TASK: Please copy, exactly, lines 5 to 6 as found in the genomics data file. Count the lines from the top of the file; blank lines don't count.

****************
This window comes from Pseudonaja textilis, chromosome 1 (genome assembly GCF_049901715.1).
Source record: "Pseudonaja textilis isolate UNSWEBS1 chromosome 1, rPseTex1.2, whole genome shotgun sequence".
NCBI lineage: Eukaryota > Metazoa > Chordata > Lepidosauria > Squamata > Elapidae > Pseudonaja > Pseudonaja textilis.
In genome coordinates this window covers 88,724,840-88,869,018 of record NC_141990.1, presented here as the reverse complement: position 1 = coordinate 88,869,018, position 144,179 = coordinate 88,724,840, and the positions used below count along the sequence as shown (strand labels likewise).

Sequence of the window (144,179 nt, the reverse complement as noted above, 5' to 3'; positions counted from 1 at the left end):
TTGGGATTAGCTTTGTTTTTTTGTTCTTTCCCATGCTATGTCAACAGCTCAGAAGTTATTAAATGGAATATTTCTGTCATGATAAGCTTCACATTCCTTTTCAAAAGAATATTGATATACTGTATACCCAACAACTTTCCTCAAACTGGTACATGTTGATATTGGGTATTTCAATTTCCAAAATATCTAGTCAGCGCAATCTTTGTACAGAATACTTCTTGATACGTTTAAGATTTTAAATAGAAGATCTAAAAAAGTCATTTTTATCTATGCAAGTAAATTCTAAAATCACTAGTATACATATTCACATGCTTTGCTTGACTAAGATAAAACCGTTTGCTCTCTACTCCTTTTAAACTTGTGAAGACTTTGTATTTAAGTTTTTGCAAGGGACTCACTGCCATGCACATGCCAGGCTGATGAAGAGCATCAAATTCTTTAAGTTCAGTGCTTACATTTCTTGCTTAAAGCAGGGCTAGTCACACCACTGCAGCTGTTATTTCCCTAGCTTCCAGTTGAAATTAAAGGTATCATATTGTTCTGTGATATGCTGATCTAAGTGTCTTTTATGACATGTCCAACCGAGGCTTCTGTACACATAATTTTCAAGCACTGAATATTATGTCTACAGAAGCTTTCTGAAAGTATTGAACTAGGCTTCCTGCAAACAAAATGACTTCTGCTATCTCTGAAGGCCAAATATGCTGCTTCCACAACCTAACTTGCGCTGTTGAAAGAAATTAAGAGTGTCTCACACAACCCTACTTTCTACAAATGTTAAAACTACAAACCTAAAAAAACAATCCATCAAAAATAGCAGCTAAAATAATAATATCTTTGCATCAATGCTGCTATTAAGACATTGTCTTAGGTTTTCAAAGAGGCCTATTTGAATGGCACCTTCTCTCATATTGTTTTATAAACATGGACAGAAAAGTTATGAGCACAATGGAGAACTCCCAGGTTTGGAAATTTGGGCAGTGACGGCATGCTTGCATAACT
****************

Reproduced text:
Sequence of the window (144,179 nt, the reverse complement as noted above, 5' to 3'; positions counted from 1 at the left end):
TTGGGATTAGCTTTGTTTTTTTGTTCTTTCCCATGCTATGTCAACAGCTCAGAAGTTATTAAATGGAATATTTCTGTCATGATAAGCTTCACATTCCTTTTCAAAAGAATATTGATATACTGTATACCCAACAACTTTCCTCAAACTGGTACATGTTGATATTGGGTATTTCAATTTCCAAAATATCTAGTCAGCGCAATCTTTGTACAGAATACTTCTTGATACGTTTAAGATTTTAAATAGAAGATCTAAAAAAGTCATTTTTATCTATGCAAGTAAATTCTAAAATCACTAGTATACATATTCACATGCTTTGCTTGACTAAGATAAAACCGTTTGCTCTCTACTCCTTTTAAACTTGTGAAGACTTTGTATTTAAGTTTTTGCAAGGGACTCACTGCCATGCACATGCCAGGCTGATGAAGAGCATCAAATTCTTTAAGTTCAGTGCTTACATTTCTTGCTTAAAGCAGGGCTAGTCACACCACTGCAGCTGTTATTTCCCTAGCTTCCAGTTGAAATTAAAGGTATCATATTGTTCTGTGATATGCTGATCTAAGTGTCTTTTATGACATGTCCAACCGAGGCTTCTGTACACATAATTTTCAAGCACTGAATATTATGTCTACAGAAGCTTTCTGAAAGTATTGAACTAGGCTTCCTGCAAACAAAATGACTTCTGCTATCTCTGAAGGCCAAATATGCTGCTTCCACAACCTAACTTGCGCTGTTGAAAGAAATTAAGAGTGTCTCACACAACCCTACTTTCTACAAATGTTAAAACTACAAACCTAAAAAAACAATCCATCAAAAATAGCAGCTAAAATAATAATATCTTTGCATCAATGCTGCTATTAAGACATTGTCTTAGGTTTTCAAAGAGGCCTATTTGAATGGCACCTTCTCTCATATTGTTTTATAAACATGGACAGAAAAGTTATGAGCACAATGGAGAACTCCCAGGTTTGGAAATTTGGGCAGTGACGGCATGCTTGCATAACT